Portland businesses welcome lockdown but brace for bust
PORT ANTONIO, Portland:
Shoppers crammed wholesales, supermarkets, and bakeries in Port Antonio on Friday afternoon to stock up for the first of three weekend lockdowns across Jamaica.
But while the rush was on in the Portland capital, there were appeared to be confusion about, or defiance of, the stipulated operating hours, as several bars remained open until 3 p.m. Friday, while clothes and shoes stores observed the hard noon-day lockdown for non-food and non-pharmaceutical stores.
Some bar operators, although describing the weekend curfew as necessary, are already counting their losses, which could further derail their business after a year of blanket closures or restricted opening hours.
The weekend lockdowns will run from March 26 to April 12. The new measures were announced by Prime Minister Andrew Holness on Sunday, March 21.
"Last year was a tough year for me and I struggled hard to keep my head above the water," said David Sadler, a bar owner of Norwich district in Portland.
"I am well aware of the increase in COVID-19 cases, which is alarmingly high, and therefore I expected tougher measures to try to ease the spread."
The "alarming spike" began in February, and Portland has suffered more than a third of its annual infections in March alone. More than 37,450 people have contracted the virus islandwide. More than 550 have died.
Sadler said that the weekend would be gloomy for her and her staff.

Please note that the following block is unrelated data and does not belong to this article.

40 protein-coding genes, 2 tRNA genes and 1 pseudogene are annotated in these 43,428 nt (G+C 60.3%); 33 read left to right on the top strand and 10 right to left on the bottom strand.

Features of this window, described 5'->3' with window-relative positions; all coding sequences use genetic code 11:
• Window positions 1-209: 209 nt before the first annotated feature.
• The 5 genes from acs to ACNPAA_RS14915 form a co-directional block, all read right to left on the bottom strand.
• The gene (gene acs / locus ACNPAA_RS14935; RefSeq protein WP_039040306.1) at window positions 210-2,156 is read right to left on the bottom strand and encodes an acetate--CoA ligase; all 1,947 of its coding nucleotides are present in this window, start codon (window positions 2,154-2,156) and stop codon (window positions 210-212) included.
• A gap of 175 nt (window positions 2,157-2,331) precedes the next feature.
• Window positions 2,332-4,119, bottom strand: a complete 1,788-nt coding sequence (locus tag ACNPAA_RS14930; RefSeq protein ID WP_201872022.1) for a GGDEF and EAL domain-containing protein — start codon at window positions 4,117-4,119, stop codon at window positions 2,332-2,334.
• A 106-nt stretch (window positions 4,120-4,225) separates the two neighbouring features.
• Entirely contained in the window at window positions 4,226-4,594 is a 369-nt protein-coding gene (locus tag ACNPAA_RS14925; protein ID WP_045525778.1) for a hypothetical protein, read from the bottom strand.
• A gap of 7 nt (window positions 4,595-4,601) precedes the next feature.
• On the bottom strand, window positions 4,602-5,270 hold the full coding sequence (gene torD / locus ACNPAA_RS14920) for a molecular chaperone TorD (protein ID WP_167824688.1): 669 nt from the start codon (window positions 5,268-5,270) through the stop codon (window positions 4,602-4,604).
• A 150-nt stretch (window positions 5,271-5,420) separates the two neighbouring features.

"It makes no sense opening up the bar on Friday, Saturday or Sunday. My workers have to feed their families too, so the effect will be felt all over," he said.
And Piggy's Jerk Centre near Harbour Street in Port Antonio, which was ravaged by fire in 2019, is struggling to remain operational, according to owner Eustas Lindsay.
He said that business was so bad it could not get any worse.
Lindsay is supportive of the lockdown but lamented that it would cripple his business in the short term. Piggy's, he said, generates its best sales between 6 p.m. and 7 p.m. Months of curfew have eaten into the profit he usually gets from late-evening eaters.
"From last year business has been going down. My light bill is $49,000, water bill is $38,000, and rent is $60,000," he told The Gleaner.
Other small-business operators, including Aubyn Brown of Best Service Meats; Marcus Hemmings of Hemmings liquor store; and Tanya Cummings of Heartease Fast Food all backed the lockdowns as crucial to curbing the outbreak of COVID-19.